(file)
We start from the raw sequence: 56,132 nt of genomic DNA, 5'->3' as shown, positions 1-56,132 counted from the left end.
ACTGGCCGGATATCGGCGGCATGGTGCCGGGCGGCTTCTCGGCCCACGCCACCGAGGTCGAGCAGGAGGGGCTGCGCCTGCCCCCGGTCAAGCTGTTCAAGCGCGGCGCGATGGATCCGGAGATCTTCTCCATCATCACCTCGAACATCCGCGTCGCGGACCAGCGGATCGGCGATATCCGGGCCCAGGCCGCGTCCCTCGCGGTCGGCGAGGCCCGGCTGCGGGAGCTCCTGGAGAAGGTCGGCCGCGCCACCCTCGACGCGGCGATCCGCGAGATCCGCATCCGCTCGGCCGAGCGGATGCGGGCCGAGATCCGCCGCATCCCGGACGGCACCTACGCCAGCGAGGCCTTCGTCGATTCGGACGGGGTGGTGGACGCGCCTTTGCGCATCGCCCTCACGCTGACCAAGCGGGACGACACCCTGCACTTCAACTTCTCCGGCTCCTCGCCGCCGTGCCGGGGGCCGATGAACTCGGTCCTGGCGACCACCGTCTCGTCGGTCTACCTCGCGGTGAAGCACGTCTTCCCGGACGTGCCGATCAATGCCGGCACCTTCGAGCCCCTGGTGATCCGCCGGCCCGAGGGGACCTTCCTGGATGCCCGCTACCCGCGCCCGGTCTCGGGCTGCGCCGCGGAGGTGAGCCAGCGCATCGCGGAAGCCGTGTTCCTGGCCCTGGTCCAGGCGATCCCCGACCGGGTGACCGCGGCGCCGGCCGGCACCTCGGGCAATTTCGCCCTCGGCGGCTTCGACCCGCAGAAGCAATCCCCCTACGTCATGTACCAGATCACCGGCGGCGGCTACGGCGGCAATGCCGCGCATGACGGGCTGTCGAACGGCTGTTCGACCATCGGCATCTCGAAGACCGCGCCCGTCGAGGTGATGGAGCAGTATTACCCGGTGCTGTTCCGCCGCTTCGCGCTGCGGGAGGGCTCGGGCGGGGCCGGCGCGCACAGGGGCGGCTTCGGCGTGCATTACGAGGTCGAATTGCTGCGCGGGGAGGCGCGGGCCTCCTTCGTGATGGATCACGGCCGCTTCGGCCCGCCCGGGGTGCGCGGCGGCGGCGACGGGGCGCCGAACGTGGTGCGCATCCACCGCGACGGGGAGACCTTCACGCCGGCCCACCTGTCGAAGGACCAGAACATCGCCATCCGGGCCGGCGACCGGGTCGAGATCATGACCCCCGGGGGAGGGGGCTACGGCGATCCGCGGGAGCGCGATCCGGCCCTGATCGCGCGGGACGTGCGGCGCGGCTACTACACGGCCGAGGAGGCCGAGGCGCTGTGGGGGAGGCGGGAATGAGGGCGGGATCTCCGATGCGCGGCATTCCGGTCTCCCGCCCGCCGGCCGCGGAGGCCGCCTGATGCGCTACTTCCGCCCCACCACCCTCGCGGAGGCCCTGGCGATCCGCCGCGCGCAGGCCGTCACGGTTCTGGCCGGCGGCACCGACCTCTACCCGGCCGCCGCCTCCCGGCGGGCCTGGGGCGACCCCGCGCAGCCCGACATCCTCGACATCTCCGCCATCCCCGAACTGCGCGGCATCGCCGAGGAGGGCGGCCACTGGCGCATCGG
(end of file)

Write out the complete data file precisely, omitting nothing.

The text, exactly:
We start from the raw sequence: 56,132 nt of genomic DNA, 5'->3' as shown, positions 1-56,132 counted from the left end.
ACTGGCCGGATATCGGCGGCATGGTGCCGGGCGGCTTCTCGGCCCACGCCACCGAGGTCGAGCAGGAGGGGCTGCGCCTGCCCCCGGTCAAGCTGTTCAAGCGCGGCGCGATGGATCCGGAGATCTTCTCCATCATCACCTCGAACATCCGCGTCGCGGACCAGCGGATCGGCGATATCCGGGCCCAGGCCGCGTCCCTCGCGGTCGGCGAGGCCCGGCTGCGGGAGCTCCTGGAGAAGGTCGGCCGCGCCACCCTCGACGCGGCGATCCGCGAGATCCGCATCCGCTCGGCCGAGCGGATGCGGGCCGAGATCCGCCGCATCCCGGACGGCACCTACGCCAGCGAGGCCTTCGTCGATTCGGACGGGGTGGTGGACGCGCCTTTGCGCATCGCCCTCACGCTGACCAAGCGGGACGACACCCTGCACTTCAACTTCTCCGGCTCCTCGCCGCCGTGCCGGGGGCCGATGAACTCGGTCCTGGCGACCACCGTCTCGTCGGTCTACCTCGCGGTGAAGCACGTCTTCCCGGACGTGCCGATCAATGCCGGCACCTTCGAGCCCCTGGTGATCCGCCGGCCCGAGGGGACCTTCCTGGATGCCCGCTACCCGCGCCCGGTCTCGGGCTGCGCCGCGGAGGTGAGCCAGCGCATCGCGGAAGCCGTGTTCCTGGCCCTGGTCCAGGCGATCCCCGACCGGGTGACCGCGGCGCCGGCCGGCACCTCGGGCAATTTCGCCCTCGGCGGCTTCGACCCGCAGAAGCAATCCCCCTACGTCATGTACCAGATCACCGGCGGCGGCTACGGCGGCAATGCCGCGCATGACGGGCTGTCGAACGGCTGTTCGACCATCGGCATCTCGAAGACCGCGCCCGTCGAGGTGATGGAGCAGTATTACCCGGTGCTGTTCCGCCGCTTCGCGCTGCGGGAGGGCTCGGGCGGGGCCGGCGCGCACAGGGGCGGCTTCGGCGTGCATTACGAGGTCGAATTGCTGCGCGGGGAGGCGCGGGCCTCCTTCGTGATGGATCACGGCCGCTTCGGCCCGCCCGGGGTGCGCGGCGGCGGCGACGGGGCGCCGAACGTGGTGCGCATCCACCGCGACGGGGAGACCTTCACGCCGGCCCACCTGTCGAAGGACCAGAACATCGCCATCCGGGCCGGCGACCGGGTCGAGATCATGACCCCCGGGGGAGGGGGCTACGGCGATCCGCGGGAGCGCGATCCGGCCCTGATCGCGCGGGACGTGCGGCGCGGCTACTACACGGCCGAGGAGGCCGAGGCGCTGTGGGGGAGGCGGGAATGAGGGCGGGATCTCCGATGCGCGGCATTCCGGTCTCCCGCCCGCCGGCCGCGGAGGCCGCCTGATGCGCTACTTCCGCCCCACCACCCTCGCGGAGGCCCTGGCGATCCGCCGCGCGCAGGCCGTCACGGTTCTGGCCGGCGGCACCGACCTCTACCCGGCCGCCGCCTCCCGGCGGGCCTGGGGCGACCCCGCGCAGCCCGACATCCTCGACATCTCCGCCATCCCCGAACTGCGCGGCATCGCCGAGGAGGGCGGCCACTGGCGCATCGG